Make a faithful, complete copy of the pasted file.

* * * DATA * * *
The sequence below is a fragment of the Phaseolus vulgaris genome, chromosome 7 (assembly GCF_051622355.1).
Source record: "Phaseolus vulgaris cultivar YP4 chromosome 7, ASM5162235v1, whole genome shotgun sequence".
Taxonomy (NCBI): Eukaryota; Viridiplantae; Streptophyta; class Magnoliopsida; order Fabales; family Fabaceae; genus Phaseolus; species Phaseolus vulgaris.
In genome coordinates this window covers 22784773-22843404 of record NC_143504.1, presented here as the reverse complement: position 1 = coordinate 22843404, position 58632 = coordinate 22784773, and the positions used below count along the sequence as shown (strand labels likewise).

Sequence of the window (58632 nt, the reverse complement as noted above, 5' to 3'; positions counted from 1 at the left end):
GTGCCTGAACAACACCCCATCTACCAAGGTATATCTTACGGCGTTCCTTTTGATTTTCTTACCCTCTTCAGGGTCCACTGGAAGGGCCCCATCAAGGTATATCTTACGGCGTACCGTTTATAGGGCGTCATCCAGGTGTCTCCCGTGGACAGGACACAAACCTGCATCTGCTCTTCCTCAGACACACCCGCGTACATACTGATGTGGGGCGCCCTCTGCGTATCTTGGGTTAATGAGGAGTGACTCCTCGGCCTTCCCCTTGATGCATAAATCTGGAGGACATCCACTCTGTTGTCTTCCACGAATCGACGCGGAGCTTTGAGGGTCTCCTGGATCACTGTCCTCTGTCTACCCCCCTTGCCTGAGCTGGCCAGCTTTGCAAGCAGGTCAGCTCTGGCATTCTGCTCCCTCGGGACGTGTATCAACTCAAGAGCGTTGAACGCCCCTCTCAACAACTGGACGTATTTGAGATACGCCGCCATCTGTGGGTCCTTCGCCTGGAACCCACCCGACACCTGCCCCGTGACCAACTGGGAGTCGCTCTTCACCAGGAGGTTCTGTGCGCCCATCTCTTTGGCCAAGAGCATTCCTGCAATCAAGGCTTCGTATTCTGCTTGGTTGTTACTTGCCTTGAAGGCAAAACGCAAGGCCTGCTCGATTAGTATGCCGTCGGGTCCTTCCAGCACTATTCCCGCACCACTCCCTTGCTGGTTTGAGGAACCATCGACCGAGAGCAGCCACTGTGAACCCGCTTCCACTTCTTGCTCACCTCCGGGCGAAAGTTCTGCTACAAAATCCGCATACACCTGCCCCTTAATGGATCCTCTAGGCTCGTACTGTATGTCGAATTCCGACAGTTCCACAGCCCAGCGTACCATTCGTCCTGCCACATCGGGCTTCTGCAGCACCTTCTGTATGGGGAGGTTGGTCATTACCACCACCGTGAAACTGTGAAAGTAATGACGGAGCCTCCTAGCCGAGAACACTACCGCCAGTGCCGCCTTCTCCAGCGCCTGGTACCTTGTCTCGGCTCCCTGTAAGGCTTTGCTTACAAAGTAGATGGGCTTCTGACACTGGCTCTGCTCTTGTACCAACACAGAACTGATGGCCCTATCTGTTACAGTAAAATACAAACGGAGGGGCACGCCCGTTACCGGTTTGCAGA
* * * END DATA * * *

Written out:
The sequence below is a fragment of the Phaseolus vulgaris genome, chromosome 7 (assembly GCF_051622355.1).
Source record: "Phaseolus vulgaris cultivar YP4 chromosome 7, ASM5162235v1, whole genome shotgun sequence".
Taxonomy (NCBI): Eukaryota; Viridiplantae; Streptophyta; class Magnoliopsida; order Fabales; family Fabaceae; genus Phaseolus; species Phaseolus vulgaris.
In genome coordinates this window covers 22784773-22843404 of record NC_143504.1, presented here as the reverse complement: position 1 = coordinate 22843404, position 58632 = coordinate 22784773, and the positions used below count along the sequence as shown (strand labels likewise).

Sequence of the window (58632 nt, the reverse complement as noted above, 5' to 3'; positions counted from 1 at the left end):
GTGCCTGAACAACACCCCATCTACCAAGGTATATCTTACGGCGTTCCTTTTGATTTTCTTACCCTCTTCAGGGTCCACTGGAAGGGCCCCATCAAGGTATATCTTACGGCGTACCGTTTATAGGGCGTCATCCAGGTGTCTCCCGTGGACAGGACACAAACCTGCATCTGCTCTTCCTCAGACACACCCGCGTACATACTGATGTGGGGCGCCCTCTGCGTATCTTGGGTTAATGAGGAGTGACTCCTCGGCCTTCCCCTTGATGCATAAATCTGGAGGACATCCACTCTGTTGTCTTCCACGAATCGACGCGGAGCTTTGAGGGTCTCCTGGATCACTGTCCTCTGTCTACCCCCCTTGCCTGAGCTGGCCAGCTTTGCAAGCAGGTCAGCTCTGGCATTCTGCTCCCTCGGGACGTGTATCAACTCAAGAGCGTTGAACGCCCCTCTCAACAACTGGACGTATTTGAGATACGCCGCCATCTGTGGGTCCTTCGCCTGGAACCCACCCGACACCTGCCCCGTGACCAACTGGGAGTCGCTCTTCACCAGGAGGTTCTGTGCGCCCATCTCTTTGGCCAAGAGCATTCCTGCAATCAAGGCTTCGTATTCTGCTTGGTTGTTACTTGCCTTGAAGGCAAAACGCAAGGCCTGCTCGATTAGTATGCCGTCGGGTCCTTCCAGCACTATTCCCGCACCACTCCCTTGCTGGTTTGAGGAACCATCGACCGAGAGCAGCCACTGTGAACCCGCTTCCACTTCTTGCTCACCTCCGGGCGAAAGTTCTGCTACAAAATCCGCATACACCTGCCCCTTAATGGATCCTCTAGGCTCGTACTGTATGTCGAATTCCGACAGTTCCACAGCCCAGCGTACCATTCGTCCTGCCACATCGGGCTTCTGCAGCACCTTCTGTATGGGGAGGTTGGTCATTACCACCACCGTGAAACTGTGAAAGTAATGACGGAGCCTCCTAGCCGAGAACACTACCGCCAGTGCCGCCTTCTCCAGCGCCTGGTACCTTGTCTCGGCTCCCTGTAAGGCTTTGCTTACAAAGTAGATGGGCTTCTGACACTGGCTCTGCTCTTGTACCAACACAGAACTGATGGCCCTATCTGTTACAGTAAAATACAAACGGAGGGGCACGCCCGTTACCGGTTTGCAGA